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Walking with the Poor: Principles and Practices of Transformational Development Paperback – December 1, 2011


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Walking with the Poor: Principles and Practices of Transformational Development + Toxic Charity: How Churches and Charities Hurt Those They Help, And How to Reverse It + When Helping Hurts: How to Alleviate Poverty Without Hurting the Poor . . . and Yourself
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Product Details

  • Paperback: 300 pages
  • Publisher: Orbis Books; Revised edition (December 1, 2011)
  • Language: English
  • ISBN-10: 1570759391
  • ISBN-13: 978-1570759390
  • Product Dimensions: 6 x 0.9 x 9.2 inches
  • Shipping Weight: 1.3 pounds (View shipping rates and policies)
  • Average Customer Review: 4.5 out of 5 stars  See all reviews (32 customer reviews)
  • Amazon Best Sellers Rank: #111,337 in Books (See Top 100 in Books)

Editorial Reviews

About the Author

Bryant Myers is professor of transformational development at Fuller Theological Seminary. A lifelong activist dedicated to Christian relief and development work around the world, Myers served as Vice President for International Program Strategy at World Vision International, where he worked for thirty years. His other books include The New Changing Context of Global Mission, and The Changing Shape of World Mission

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Customer Reviews

I would highly recommend this book to Christian Colleges/Universities teaching classes in Transformational/Community Development.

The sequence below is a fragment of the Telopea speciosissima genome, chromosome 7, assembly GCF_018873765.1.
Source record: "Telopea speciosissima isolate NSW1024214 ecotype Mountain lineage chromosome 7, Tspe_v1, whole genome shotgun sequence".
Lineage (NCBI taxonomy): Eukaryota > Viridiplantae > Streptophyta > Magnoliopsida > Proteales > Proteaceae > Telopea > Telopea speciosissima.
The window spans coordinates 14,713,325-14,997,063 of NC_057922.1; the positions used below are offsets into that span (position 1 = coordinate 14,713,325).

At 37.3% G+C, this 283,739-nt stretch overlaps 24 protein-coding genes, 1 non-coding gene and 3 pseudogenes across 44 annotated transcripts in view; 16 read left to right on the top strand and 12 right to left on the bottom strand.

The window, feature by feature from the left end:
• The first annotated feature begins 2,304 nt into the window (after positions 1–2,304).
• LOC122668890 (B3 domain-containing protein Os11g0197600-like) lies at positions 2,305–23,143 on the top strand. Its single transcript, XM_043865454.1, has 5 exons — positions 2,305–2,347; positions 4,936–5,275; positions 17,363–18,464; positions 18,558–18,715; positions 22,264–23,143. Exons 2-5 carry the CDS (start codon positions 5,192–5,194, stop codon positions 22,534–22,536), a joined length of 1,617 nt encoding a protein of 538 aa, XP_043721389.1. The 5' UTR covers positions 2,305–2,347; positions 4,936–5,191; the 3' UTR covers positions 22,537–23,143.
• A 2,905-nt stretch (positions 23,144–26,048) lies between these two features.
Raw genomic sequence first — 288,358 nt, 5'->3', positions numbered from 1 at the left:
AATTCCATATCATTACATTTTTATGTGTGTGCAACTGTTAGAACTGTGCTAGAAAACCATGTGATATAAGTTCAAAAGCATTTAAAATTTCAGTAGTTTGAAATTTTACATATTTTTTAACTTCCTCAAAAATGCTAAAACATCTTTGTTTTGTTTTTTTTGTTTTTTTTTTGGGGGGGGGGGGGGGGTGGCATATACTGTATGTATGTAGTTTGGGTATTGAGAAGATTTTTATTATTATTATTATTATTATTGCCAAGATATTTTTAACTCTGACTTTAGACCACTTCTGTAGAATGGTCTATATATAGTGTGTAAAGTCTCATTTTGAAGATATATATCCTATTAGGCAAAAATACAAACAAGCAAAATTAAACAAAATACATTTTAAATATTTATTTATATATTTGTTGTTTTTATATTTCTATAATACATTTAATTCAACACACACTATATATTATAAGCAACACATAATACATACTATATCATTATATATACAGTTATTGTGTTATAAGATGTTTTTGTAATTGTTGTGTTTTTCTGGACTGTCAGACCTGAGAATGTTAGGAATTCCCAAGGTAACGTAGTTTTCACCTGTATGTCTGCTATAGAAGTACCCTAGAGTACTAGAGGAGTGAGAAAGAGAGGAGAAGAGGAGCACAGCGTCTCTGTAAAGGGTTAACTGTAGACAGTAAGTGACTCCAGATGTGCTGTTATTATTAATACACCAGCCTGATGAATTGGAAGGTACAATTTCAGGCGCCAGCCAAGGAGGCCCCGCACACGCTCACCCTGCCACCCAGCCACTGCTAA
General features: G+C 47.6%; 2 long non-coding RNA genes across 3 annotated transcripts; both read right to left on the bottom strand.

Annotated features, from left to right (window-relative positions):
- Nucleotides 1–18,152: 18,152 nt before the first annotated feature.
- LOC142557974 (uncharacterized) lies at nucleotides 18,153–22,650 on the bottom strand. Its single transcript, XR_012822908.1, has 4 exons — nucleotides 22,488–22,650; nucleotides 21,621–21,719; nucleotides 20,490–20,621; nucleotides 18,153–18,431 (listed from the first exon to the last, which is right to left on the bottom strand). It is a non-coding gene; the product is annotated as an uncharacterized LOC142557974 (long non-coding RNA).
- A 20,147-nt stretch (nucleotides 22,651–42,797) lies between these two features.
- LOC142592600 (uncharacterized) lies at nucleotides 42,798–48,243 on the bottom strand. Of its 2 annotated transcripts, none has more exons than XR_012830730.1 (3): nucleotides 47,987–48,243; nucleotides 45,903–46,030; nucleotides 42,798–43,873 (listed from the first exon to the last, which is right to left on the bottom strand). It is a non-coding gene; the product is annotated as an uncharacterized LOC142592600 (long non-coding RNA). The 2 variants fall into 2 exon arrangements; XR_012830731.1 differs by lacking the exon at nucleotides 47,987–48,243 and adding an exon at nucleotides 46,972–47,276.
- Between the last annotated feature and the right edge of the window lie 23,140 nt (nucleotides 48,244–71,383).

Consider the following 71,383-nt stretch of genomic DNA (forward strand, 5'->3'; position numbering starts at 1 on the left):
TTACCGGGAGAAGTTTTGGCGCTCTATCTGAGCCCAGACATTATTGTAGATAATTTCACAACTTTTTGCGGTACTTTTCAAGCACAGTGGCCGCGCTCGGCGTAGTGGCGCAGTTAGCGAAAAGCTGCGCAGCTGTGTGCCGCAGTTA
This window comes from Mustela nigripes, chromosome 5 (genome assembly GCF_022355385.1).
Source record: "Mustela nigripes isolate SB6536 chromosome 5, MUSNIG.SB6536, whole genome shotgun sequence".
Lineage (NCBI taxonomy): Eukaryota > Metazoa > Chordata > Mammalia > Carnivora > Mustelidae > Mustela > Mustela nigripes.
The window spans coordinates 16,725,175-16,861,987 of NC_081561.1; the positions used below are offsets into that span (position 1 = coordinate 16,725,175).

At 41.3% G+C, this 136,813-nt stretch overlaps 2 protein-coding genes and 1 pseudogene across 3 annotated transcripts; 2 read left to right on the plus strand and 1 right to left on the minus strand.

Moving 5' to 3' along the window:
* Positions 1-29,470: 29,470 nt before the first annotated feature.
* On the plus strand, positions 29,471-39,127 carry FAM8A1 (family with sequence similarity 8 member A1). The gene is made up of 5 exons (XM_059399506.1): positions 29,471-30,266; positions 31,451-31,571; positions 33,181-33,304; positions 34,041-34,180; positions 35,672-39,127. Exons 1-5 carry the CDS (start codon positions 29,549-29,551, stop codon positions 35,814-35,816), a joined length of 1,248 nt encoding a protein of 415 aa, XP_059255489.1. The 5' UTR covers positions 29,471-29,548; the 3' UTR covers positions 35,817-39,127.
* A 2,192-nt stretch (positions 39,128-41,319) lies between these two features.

Andrew Rayner
Both are vital lessons for the health of the community, and both can be easily passed on by the local people, while working in a field or sitting under a tree, etc.!
RG
Myers gives the Christian development worker understanding for how think about and practice relief work throughout the world in a holistic way.
E. Hulbert

Most Helpful Customer Reviews

48 of 48 people found the following review helpful By Kerk Burbank, Ph.D. on April 22, 2001
Format: Paperback
"Walking with the Poor..." is simply the best single book about holistic Christian development theory, theology, and real Christian organizational practice which I have read to date. The purpose of the book in Myers' own words "is to describe a proposal for understanding the principles and practice of transformational development (positive material, social and spiritual change) from a Christian perspective. It is my intention to try to bring together the basic streams of thinking and experience. The best of the principles and practice of the international development community needs to be integrated with the thinking and experience of Christian relief and development nongovernmental organizations (NGOs). Then these two streams of experience need to be informed and shaped by a biblical framework for transformational development." For the most part, Myers achieves his purpose.